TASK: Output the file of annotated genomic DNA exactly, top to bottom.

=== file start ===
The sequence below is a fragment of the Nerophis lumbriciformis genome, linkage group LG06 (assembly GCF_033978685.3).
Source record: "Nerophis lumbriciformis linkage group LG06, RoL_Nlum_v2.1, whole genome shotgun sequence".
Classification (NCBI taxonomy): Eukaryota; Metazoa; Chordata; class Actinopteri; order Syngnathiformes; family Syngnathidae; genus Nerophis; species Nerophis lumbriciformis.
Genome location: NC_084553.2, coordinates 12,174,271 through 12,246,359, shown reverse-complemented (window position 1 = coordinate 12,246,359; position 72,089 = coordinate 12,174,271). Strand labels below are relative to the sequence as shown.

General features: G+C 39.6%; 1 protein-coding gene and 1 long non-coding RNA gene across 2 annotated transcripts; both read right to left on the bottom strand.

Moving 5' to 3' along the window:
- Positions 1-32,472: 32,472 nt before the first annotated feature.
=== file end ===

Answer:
The sequence below is a fragment of the Nerophis lumbriciformis genome, linkage group LG06 (assembly GCF_033978685.3).
Source record: "Nerophis lumbriciformis linkage group LG06, RoL_Nlum_v2.1, whole genome shotgun sequence".
Classification (NCBI taxonomy): Eukaryota; Metazoa; Chordata; class Actinopteri; order Syngnathiformes; family Syngnathidae; genus Nerophis; species Nerophis lumbriciformis.
Genome location: NC_084553.2, coordinates 12,174,271 through 12,246,359, shown reverse-complemented (window position 1 = coordinate 12,246,359; position 72,089 = coordinate 12,174,271). Strand labels below are relative to the sequence as shown.

General features: G+C 39.6%; 1 protein-coding gene and 1 long non-coding RNA gene across 2 annotated transcripts; both read right to left on the bottom strand.

Moving 5' to 3' along the window:
- Positions 1-32,472: 32,472 nt before the first annotated feature.